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Old 29-06-2016, 14:49   #50
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Re: Handling a 45+ foot boat

Something that the bigger is better crowd always seem to ignore is what if something goes wrong and it will. Changing a headsail on a 47' boat is way harder than doing it on a 40' boat. Hell, just lugging the sail from it's storage space to the bow is probably more than you could handle on a 47' boat and at your limit on a smaller boat. Add in having to do it in strong winds and serious waves and it's a whole other world.

Yes, with caution and bow thrusters, handling a big boat in a marina is only marginally harder than a small boat in normal conditions. If something goes wrong, the consequences will be much more severe in a larger boat.

You've got the problem of how to house 5 people on a boat. Any boat you buy will need an owner's cabin, common area that can seat you all, and a cabin for the girls. You didn't mention age but the older they are, the more space they'll probably need.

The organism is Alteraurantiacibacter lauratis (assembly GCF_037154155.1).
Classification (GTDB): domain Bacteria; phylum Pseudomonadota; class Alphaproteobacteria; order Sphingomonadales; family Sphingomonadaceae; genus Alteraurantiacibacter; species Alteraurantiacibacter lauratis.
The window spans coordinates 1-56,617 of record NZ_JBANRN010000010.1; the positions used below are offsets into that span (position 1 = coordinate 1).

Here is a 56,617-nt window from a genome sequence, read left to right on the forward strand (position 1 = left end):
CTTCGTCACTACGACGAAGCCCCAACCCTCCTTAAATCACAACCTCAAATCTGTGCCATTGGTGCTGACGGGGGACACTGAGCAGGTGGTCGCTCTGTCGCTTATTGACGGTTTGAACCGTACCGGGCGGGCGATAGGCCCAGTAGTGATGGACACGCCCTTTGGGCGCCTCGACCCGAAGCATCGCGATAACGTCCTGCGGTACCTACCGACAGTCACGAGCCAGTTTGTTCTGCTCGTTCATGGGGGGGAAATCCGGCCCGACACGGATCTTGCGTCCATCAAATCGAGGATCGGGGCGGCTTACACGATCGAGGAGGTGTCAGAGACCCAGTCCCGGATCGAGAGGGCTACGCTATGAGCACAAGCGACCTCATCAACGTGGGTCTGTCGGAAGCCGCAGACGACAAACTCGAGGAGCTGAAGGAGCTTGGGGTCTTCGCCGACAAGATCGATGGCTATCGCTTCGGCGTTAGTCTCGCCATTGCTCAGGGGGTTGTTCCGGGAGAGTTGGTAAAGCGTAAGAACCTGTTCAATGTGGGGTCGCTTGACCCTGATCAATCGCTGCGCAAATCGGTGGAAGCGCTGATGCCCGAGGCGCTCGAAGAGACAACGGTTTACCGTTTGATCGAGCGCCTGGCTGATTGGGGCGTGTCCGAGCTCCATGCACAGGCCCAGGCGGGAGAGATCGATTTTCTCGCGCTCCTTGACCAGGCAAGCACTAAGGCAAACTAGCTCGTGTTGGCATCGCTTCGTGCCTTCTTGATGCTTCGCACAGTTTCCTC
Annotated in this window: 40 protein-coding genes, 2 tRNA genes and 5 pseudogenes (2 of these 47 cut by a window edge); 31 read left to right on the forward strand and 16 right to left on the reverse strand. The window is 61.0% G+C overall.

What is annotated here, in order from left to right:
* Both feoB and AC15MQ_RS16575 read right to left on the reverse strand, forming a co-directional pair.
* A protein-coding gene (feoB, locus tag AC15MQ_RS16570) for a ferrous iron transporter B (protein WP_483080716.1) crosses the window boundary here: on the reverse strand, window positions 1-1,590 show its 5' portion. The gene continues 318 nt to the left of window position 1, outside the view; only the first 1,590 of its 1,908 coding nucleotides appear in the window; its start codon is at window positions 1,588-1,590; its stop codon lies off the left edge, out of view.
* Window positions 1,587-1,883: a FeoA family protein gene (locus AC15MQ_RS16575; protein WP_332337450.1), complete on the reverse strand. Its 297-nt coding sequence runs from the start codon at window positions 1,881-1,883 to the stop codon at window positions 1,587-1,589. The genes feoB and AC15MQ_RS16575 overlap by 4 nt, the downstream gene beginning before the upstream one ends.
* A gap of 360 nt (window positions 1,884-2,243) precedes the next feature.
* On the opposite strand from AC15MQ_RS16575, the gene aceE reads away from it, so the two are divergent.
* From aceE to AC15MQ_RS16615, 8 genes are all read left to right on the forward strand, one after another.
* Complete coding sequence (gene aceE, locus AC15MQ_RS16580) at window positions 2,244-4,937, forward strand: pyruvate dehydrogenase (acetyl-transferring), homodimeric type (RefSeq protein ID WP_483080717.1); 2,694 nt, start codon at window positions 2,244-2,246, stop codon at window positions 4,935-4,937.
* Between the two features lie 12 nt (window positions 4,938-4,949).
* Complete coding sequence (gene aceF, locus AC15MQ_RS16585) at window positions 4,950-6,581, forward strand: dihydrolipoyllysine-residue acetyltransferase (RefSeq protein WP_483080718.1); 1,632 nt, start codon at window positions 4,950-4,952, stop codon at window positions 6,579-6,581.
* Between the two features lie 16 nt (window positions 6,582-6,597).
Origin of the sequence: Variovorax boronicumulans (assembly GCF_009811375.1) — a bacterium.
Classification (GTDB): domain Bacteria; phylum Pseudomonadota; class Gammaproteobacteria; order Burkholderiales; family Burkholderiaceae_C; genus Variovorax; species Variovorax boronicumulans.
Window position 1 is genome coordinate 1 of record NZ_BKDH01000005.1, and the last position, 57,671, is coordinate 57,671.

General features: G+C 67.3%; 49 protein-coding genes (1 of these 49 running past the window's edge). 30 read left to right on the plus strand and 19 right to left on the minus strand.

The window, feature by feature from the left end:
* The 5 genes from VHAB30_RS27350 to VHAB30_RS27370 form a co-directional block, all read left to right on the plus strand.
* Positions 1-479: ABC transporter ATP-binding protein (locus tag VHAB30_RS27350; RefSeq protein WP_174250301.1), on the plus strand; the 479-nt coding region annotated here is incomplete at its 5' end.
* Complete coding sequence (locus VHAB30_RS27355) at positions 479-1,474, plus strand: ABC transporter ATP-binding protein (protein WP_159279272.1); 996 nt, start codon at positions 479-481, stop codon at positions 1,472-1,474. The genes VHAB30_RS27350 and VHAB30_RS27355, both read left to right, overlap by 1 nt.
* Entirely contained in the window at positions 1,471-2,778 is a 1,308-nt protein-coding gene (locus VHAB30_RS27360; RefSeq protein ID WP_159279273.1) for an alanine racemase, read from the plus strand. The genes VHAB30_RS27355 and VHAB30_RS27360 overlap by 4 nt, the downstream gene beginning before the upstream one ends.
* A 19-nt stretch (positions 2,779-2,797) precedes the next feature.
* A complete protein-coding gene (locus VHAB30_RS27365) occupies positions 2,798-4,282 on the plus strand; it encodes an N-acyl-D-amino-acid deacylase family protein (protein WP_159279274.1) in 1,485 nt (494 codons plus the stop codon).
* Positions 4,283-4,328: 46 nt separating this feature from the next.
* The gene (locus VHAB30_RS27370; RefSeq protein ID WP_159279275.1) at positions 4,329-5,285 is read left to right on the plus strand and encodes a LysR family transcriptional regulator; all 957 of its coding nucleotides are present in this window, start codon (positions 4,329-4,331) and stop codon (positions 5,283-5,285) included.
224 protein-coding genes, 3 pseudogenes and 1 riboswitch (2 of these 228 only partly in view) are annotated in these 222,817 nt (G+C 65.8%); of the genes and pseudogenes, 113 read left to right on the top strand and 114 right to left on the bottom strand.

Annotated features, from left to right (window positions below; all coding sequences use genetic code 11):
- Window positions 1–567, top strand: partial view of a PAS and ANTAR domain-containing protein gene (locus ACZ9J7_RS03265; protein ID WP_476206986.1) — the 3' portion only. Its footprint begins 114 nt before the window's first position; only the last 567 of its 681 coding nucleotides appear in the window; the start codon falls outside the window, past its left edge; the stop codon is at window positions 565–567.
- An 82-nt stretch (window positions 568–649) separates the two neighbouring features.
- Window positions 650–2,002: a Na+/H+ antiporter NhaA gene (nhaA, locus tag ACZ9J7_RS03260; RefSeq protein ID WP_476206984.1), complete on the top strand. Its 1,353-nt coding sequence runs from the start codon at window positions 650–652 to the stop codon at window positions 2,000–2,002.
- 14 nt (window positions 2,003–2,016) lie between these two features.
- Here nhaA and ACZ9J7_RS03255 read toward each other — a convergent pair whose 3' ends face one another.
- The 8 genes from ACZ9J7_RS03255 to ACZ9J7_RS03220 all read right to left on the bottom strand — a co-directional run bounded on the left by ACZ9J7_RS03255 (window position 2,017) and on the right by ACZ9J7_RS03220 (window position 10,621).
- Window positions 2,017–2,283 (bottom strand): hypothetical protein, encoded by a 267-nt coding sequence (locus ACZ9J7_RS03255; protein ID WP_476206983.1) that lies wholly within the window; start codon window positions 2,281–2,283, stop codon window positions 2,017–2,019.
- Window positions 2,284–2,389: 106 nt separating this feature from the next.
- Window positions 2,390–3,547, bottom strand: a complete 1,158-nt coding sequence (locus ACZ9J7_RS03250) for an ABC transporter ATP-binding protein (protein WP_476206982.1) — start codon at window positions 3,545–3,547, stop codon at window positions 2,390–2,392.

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Old 29-06-2016, 15:04   #51
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Re: Handling a 45+ foot boat

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Originally Posted by roverhi View Post
Something that the bigger is better crowd always seem to ignore is what if something goes wrong and it will. Changing a headsail on a 47' boat is way harder than doing it on a 40' boat. Hell, just lugging the sail from it's storage space to the bow is probably more than you could handle on a 47' boat and at your limit on a smaller boat. Add in having to do it in strong winds and serious waves and it's a whole other world.